Hilton Pond Center for Piedmont Natural History.
It's painless, and YOU can make a difference!

Just CLICK on a logo below.

Make direct donations on-line via
Network for Good:
Use your PayPal account
to make direct donations:

If you like to shop on-line, you please become a member of iGive, through which more than 700 on-line stores from Barnes & Noble to Lands' End will donate a percentage of your purchase price in support of Hilton Pond Center and Operation RubyThroat. For every new member who signs up and makes an on-line purchase iGive will donate an ADDITIONAL $5 to the Center. Please sign up by going to the iGive Web site; more than 150 members have signed up to help. It's a painless, important way for YOU to support our work in conservation, education, and research.

The highly coveted Operation RubyThroat T-shirt (four-color silk-screened) is made of top-quality 100% white cotton. It highlights the Operation RubyThroat logo on the front and the project's Web address ( across the back.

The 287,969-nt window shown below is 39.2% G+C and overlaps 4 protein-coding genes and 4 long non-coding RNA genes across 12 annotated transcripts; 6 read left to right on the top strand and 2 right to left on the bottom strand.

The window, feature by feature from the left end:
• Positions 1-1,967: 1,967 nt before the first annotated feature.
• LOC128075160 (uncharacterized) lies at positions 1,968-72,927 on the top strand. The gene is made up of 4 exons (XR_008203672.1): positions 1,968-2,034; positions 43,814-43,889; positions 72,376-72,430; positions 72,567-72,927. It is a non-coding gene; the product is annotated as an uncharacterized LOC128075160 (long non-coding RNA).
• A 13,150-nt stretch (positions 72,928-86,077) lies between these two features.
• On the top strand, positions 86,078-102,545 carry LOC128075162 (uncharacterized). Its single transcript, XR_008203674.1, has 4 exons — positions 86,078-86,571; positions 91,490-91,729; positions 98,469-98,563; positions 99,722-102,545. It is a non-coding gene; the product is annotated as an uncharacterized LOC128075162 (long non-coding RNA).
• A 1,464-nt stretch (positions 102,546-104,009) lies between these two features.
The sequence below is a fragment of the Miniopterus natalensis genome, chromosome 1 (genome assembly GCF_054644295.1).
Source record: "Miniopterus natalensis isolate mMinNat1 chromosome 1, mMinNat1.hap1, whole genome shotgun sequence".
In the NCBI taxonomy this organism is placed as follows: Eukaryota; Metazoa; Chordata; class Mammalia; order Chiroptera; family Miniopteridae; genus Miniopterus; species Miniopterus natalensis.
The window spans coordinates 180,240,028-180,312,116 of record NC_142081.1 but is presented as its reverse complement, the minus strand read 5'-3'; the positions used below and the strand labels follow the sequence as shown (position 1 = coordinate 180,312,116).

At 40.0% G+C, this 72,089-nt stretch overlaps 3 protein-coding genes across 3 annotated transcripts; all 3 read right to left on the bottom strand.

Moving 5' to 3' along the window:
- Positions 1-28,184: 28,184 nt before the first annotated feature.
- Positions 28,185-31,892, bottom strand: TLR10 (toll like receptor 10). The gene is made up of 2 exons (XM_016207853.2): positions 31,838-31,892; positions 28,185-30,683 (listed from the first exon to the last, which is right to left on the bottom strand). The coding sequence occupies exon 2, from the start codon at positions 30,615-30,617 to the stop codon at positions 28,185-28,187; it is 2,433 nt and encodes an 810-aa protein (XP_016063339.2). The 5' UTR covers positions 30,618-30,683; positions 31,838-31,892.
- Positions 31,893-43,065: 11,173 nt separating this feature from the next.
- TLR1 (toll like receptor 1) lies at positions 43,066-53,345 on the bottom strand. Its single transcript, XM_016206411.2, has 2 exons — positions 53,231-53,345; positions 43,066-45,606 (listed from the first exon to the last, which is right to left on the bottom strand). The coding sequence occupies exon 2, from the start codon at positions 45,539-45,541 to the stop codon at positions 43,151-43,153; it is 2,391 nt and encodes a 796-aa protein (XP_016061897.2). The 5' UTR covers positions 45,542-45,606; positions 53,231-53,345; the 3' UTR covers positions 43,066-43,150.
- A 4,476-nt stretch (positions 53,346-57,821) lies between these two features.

Now you can wear this unique shirt AND help support Operation RubyThroat: The Hummingbird Project and Hilton Pond Center. Be sure to let us know your mailing address and adult shirt size: Small (suitable for children), Medium, Large, X-Large, or XX-Large. These quality shirts don't shrink!

Price ($21.50) includes U.S. shipping. A major gift of $1,000 gets you two Special Edition T-shirts with "Major Donor" on the sleeve.

Need a Special Gift for a
friend or family member?

Want to make a
tax-deductible donation?

If so, why not use our new handy-dandy on-line Google Checkout below to place your secure credit card order or become a Major Donor today?